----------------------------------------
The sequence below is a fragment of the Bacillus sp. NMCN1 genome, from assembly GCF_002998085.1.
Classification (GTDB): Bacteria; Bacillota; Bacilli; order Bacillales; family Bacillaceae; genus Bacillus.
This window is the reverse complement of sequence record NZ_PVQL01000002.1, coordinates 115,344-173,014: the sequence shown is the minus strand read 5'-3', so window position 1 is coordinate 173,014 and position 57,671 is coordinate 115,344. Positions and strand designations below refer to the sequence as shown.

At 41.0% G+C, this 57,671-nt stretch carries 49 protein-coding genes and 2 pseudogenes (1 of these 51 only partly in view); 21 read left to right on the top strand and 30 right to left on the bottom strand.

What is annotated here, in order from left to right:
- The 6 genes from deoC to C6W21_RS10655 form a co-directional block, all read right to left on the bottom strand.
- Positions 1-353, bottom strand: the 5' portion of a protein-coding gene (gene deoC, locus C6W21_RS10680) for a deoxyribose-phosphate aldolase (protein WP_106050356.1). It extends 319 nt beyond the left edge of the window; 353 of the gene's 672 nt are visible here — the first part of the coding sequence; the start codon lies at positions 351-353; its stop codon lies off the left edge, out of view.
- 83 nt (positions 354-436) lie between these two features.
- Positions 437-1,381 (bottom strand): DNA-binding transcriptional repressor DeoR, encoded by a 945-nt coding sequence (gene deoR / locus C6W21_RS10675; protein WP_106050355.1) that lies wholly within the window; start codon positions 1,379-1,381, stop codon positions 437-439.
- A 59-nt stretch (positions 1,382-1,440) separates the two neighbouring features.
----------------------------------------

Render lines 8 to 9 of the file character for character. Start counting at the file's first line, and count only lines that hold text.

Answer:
- 83 nt (positions 354-436) lie between these two features.
- Positions 437-1,381 (bottom strand): DNA-binding transcriptional repressor DeoR, encoded by a 945-nt coding sequence (gene deoR / locus C6W21_RS10675; protein WP_106050355.1) that lies wholly within the window; start codon positions 1,379-1,381, stop codon positions 437-439.